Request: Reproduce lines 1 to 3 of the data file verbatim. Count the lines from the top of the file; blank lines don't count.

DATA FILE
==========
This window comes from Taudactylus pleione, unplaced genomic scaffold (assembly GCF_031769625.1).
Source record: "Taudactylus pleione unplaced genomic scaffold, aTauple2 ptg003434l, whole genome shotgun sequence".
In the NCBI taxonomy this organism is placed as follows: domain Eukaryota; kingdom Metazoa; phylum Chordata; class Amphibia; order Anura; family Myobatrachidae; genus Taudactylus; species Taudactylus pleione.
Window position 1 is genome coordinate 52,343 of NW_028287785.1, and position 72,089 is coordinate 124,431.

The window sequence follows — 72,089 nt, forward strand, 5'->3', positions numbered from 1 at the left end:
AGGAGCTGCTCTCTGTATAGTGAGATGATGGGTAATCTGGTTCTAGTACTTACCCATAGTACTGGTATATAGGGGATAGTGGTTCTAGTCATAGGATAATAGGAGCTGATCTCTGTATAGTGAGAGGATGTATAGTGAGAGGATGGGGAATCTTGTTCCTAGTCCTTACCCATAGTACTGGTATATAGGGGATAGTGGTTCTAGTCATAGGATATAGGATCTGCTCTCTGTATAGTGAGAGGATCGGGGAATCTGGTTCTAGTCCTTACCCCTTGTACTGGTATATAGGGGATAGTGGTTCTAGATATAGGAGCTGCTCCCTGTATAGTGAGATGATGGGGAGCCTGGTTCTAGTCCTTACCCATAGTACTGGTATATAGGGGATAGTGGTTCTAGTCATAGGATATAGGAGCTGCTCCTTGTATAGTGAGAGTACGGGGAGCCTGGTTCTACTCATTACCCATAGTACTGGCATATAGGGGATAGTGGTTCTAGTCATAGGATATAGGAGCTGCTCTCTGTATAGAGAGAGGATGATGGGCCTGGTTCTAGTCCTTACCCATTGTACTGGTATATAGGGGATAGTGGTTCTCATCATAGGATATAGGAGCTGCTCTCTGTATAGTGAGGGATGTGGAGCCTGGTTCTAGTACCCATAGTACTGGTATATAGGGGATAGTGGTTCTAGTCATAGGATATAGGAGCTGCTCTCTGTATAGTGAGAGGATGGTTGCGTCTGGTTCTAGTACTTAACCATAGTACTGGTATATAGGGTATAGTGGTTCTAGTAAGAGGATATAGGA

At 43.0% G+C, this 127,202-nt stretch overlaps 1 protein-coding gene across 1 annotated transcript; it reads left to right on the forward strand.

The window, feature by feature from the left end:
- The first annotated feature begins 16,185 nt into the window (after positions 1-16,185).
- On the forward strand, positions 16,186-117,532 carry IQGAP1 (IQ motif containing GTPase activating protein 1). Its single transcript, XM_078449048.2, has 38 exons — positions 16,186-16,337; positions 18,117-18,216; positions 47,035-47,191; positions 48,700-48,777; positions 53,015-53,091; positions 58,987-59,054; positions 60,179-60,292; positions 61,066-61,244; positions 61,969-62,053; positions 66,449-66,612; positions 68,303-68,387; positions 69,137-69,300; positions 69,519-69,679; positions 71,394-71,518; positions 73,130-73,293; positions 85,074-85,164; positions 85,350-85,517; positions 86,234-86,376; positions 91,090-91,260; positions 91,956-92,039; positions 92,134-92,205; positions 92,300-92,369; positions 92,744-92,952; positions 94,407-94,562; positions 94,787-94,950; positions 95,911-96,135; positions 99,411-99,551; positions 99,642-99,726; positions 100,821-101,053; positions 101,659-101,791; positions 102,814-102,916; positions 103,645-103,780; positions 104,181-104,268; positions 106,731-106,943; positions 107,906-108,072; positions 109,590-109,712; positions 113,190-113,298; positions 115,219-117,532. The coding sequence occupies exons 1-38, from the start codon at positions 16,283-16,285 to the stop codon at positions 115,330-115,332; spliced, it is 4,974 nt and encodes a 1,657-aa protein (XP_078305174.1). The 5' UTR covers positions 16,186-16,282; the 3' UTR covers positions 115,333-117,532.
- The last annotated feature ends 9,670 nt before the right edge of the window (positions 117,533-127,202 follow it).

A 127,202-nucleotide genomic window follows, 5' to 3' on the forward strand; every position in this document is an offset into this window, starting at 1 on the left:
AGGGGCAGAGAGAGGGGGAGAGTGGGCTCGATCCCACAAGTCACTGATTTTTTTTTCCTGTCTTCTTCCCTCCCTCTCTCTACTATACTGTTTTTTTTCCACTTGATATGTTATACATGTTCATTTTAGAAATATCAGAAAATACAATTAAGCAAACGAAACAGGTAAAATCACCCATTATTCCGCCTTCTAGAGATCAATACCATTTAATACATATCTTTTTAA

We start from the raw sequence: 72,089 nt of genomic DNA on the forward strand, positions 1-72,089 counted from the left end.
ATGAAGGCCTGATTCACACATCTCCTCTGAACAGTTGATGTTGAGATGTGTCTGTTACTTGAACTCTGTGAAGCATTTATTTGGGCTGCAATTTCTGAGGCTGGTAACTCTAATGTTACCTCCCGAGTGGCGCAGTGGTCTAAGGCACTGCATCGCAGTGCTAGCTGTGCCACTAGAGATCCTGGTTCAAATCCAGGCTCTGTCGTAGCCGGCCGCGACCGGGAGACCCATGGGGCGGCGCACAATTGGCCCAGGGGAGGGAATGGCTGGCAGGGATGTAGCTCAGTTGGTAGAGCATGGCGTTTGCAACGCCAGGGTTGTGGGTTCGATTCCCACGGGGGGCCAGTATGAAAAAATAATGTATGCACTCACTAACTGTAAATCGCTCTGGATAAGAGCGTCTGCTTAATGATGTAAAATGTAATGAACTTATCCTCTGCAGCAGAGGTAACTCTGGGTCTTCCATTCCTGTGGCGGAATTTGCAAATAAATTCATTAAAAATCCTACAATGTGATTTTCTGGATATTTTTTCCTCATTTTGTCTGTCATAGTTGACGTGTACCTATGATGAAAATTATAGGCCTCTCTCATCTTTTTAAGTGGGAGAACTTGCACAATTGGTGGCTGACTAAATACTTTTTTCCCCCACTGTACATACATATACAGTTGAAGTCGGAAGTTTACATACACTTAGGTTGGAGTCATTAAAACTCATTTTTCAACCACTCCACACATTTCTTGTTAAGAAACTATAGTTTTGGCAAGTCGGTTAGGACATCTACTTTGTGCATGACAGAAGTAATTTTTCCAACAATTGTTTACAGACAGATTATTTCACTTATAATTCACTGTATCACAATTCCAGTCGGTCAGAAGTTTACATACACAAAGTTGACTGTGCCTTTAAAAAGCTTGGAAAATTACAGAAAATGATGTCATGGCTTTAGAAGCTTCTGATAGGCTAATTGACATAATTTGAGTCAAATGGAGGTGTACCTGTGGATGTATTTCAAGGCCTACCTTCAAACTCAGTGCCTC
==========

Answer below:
This window comes from Taudactylus pleione, unplaced genomic scaffold (assembly GCF_031769625.1).
Source record: "Taudactylus pleione unplaced genomic scaffold, aTauple2 ptg003434l, whole genome shotgun sequence".
In the NCBI taxonomy this organism is placed as follows: domain Eukaryota; kingdom Metazoa; phylum Chordata; class Amphibia; order Anura; family Myobatrachidae; genus Taudactylus; species Taudactylus pleione.